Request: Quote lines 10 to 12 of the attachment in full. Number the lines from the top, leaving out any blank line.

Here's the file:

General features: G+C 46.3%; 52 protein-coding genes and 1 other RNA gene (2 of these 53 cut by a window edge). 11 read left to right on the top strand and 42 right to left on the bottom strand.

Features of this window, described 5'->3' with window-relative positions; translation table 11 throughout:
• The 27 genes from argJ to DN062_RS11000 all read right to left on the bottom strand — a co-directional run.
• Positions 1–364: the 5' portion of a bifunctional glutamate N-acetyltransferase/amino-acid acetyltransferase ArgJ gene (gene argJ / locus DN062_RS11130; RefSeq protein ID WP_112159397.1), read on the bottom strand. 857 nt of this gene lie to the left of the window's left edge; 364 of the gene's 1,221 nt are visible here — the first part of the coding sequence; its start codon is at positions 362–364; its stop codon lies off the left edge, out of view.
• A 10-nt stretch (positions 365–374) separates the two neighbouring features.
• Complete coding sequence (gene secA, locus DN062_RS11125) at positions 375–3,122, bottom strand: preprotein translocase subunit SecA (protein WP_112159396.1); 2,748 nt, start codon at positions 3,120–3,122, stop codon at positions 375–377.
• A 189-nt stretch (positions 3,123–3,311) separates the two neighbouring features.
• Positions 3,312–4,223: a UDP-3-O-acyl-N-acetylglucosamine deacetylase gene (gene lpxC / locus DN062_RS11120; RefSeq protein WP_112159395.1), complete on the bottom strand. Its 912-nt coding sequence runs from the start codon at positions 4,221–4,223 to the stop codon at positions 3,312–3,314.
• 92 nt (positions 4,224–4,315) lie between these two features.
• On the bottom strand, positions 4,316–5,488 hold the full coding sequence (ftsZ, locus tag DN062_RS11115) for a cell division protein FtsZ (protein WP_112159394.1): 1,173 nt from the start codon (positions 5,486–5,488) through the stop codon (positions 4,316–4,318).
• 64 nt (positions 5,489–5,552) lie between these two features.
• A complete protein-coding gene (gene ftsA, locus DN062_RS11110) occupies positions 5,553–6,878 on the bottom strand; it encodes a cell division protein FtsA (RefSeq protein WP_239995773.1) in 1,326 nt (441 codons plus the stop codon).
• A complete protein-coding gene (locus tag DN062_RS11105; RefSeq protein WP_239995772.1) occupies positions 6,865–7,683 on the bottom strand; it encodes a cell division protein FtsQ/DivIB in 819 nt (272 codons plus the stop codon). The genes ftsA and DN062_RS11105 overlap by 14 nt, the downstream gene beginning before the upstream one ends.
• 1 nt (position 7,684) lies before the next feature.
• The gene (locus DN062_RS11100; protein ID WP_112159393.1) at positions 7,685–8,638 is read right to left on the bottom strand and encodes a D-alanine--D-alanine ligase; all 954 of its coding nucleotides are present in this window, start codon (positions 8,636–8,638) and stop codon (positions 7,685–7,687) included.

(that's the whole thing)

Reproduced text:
• On the bottom strand, positions 4,316–5,488 hold the full coding sequence (ftsZ, locus tag DN062_RS11115) for a cell division protein FtsZ (protein WP_112159394.1): 1,173 nt from the start codon (positions 5,486–5,488) through the stop codon (positions 4,316–4,318).
• 64 nt (positions 5,489–5,552) lie between these two features.
• A complete protein-coding gene (gene ftsA, locus DN062_RS11110) occupies positions 5,553–6,878 on the bottom strand; it encodes a cell division protein FtsA (RefSeq protein WP_239995773.1) in 1,326 nt (441 codons plus the stop codon).